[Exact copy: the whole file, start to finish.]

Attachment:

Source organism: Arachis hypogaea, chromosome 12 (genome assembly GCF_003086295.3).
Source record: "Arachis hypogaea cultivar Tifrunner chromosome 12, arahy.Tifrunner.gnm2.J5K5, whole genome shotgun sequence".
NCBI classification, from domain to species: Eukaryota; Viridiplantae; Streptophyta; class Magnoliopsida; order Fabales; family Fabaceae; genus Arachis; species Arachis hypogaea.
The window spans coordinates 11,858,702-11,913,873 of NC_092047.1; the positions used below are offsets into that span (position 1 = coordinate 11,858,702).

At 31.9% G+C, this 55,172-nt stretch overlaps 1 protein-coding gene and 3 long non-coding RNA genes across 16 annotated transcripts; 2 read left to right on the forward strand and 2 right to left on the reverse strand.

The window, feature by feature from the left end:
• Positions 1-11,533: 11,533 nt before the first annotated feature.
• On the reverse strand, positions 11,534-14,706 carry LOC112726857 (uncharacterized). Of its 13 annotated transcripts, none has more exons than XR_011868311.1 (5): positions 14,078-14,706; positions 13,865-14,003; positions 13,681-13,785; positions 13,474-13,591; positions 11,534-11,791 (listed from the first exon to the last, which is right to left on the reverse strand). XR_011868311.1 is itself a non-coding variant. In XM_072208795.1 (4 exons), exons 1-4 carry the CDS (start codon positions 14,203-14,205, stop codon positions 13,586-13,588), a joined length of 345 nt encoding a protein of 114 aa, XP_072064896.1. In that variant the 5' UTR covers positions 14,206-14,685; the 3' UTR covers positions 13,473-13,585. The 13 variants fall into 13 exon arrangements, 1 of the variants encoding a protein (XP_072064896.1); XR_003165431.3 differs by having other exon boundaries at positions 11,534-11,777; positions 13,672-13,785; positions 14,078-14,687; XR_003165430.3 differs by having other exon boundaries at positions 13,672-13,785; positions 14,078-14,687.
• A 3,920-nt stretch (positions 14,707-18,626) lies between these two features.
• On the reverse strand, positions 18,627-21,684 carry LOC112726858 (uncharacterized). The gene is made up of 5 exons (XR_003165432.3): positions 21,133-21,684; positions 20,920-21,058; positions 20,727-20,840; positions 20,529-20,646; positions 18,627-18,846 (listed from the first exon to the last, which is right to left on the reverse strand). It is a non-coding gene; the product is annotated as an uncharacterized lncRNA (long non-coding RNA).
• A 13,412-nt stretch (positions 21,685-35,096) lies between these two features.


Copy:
Source organism: Arachis hypogaea, chromosome 12 (genome assembly GCF_003086295.3).
Source record: "Arachis hypogaea cultivar Tifrunner chromosome 12, arahy.Tifrunner.gnm2.J5K5, whole genome shotgun sequence".
NCBI classification, from domain to species: Eukaryota; Viridiplantae; Streptophyta; class Magnoliopsida; order Fabales; family Fabaceae; genus Arachis; species Arachis hypogaea.
The window spans coordinates 11,858,702-11,913,873 of NC_092047.1; the positions used below are offsets into that span (position 1 = coordinate 11,858,702).

At 31.9% G+C, this 55,172-nt stretch overlaps 1 protein-coding gene and 3 long non-coding RNA genes across 16 annotated transcripts; 2 read left to right on the forward strand and 2 right to left on the reverse strand.

The window, feature by feature from the left end:
• Positions 1-11,533: 11,533 nt before the first annotated feature.
• On the reverse strand, positions 11,534-14,706 carry LOC112726857 (uncharacterized). Of its 13 annotated transcripts, none has more exons than XR_011868311.1 (5): positions 14,078-14,706; positions 13,865-14,003; positions 13,681-13,785; positions 13,474-13,591; positions 11,534-11,791 (listed from the first exon to the last, which is right to left on the reverse strand). XR_011868311.1 is itself a non-coding variant. In XM_072208795.1 (4 exons), exons 1-4 carry the CDS (start codon positions 14,203-14,205, stop codon positions 13,586-13,588), a joined length of 345 nt encoding a protein of 114 aa, XP_072064896.1. In that variant the 5' UTR covers positions 14,206-14,685; the 3' UTR covers positions 13,473-13,585. The 13 variants fall into 13 exon arrangements, 1 of the variants encoding a protein (XP_072064896.1); XR_003165431.3 differs by having other exon boundaries at positions 11,534-11,777; positions 13,672-13,785; positions 14,078-14,687; XR_003165430.3 differs by having other exon boundaries at positions 13,672-13,785; positions 14,078-14,687.
• A 3,920-nt stretch (positions 14,707-18,626) lies between these two features.
• On the reverse strand, positions 18,627-21,684 carry LOC112726858 (uncharacterized). The gene is made up of 5 exons (XR_003165432.3): positions 21,133-21,684; positions 20,920-21,058; positions 20,727-20,840; positions 20,529-20,646; positions 18,627-18,846 (listed from the first exon to the last, which is right to left on the reverse strand). It is a non-coding gene; the product is annotated as an uncharacterized lncRNA (long non-coding RNA).
• A 13,412-nt stretch (positions 21,685-35,096) lies between these two features.